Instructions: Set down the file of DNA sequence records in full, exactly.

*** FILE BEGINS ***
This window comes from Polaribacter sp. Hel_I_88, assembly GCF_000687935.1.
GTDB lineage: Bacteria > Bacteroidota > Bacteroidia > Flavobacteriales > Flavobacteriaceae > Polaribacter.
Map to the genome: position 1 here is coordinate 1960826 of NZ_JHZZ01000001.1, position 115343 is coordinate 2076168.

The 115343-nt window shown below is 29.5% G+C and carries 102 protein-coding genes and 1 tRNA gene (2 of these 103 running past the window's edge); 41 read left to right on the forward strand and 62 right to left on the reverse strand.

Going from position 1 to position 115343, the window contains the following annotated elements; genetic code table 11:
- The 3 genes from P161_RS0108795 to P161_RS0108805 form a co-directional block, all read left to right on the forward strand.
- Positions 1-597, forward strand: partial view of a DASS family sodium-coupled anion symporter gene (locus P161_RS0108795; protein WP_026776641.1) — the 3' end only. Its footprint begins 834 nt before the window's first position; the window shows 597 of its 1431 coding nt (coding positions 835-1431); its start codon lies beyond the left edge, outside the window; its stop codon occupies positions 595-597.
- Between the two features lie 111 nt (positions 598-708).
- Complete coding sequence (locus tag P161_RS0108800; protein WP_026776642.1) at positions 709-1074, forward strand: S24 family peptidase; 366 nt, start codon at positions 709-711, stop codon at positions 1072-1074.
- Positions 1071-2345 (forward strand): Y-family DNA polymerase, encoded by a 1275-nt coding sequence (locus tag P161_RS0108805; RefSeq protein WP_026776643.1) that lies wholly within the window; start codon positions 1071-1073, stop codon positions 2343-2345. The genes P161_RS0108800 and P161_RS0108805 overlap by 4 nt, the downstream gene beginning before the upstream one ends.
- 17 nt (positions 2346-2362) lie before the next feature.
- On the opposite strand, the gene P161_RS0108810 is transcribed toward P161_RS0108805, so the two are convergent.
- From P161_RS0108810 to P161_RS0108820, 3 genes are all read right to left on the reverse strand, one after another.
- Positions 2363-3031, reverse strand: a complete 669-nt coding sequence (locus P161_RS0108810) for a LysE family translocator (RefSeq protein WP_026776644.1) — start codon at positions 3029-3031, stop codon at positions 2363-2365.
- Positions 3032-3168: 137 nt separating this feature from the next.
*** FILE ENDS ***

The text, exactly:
This window comes from Polaribacter sp. Hel_I_88, assembly GCF_000687935.1.
GTDB lineage: Bacteria > Bacteroidota > Bacteroidia > Flavobacteriales > Flavobacteriaceae > Polaribacter.
Map to the genome: position 1 here is coordinate 1960826 of NZ_JHZZ01000001.1, position 115343 is coordinate 2076168.

The 115343-nt window shown below is 29.5% G+C and carries 102 protein-coding genes and 1 tRNA gene (2 of these 103 running past the window's edge); 41 read left to right on the forward strand and 62 right to left on the reverse strand.

Going from position 1 to position 115343, the window contains the following annotated elements; genetic code table 11:
- The 3 genes from P161_RS0108795 to P161_RS0108805 form a co-directional block, all read left to right on the forward strand.
- Positions 1-597, forward strand: partial view of a DASS family sodium-coupled anion symporter gene (locus P161_RS0108795; protein WP_026776641.1) — the 3' end only. Its footprint begins 834 nt before the window's first position; the window shows 597 of its 1431 coding nt (coding positions 835-1431); its start codon lies beyond the left edge, outside the window; its stop codon occupies positions 595-597.
- Between the two features lie 111 nt (positions 598-708).
- Complete coding sequence (locus tag P161_RS0108800; protein WP_026776642.1) at positions 709-1074, forward strand: S24 family peptidase; 366 nt, start codon at positions 709-711, stop codon at positions 1072-1074.
- Positions 1071-2345 (forward strand): Y-family DNA polymerase, encoded by a 1275-nt coding sequence (locus tag P161_RS0108805; RefSeq protein WP_026776643.1) that lies wholly within the window; start codon positions 1071-1073, stop codon positions 2343-2345. The genes P161_RS0108800 and P161_RS0108805 overlap by 4 nt, the downstream gene beginning before the upstream one ends.
- 17 nt (positions 2346-2362) lie before the next feature.
- On the opposite strand, the gene P161_RS0108810 is transcribed toward P161_RS0108805, so the two are convergent.
- From P161_RS0108810 to P161_RS0108820, 3 genes are all read right to left on the reverse strand, one after another.
- Positions 2363-3031, reverse strand: a complete 669-nt coding sequence (locus P161_RS0108810) for a LysE family translocator (RefSeq protein WP_026776644.1) — start codon at positions 3029-3031, stop codon at positions 2363-2365.
- Positions 3032-3168: 137 nt separating this feature from the next.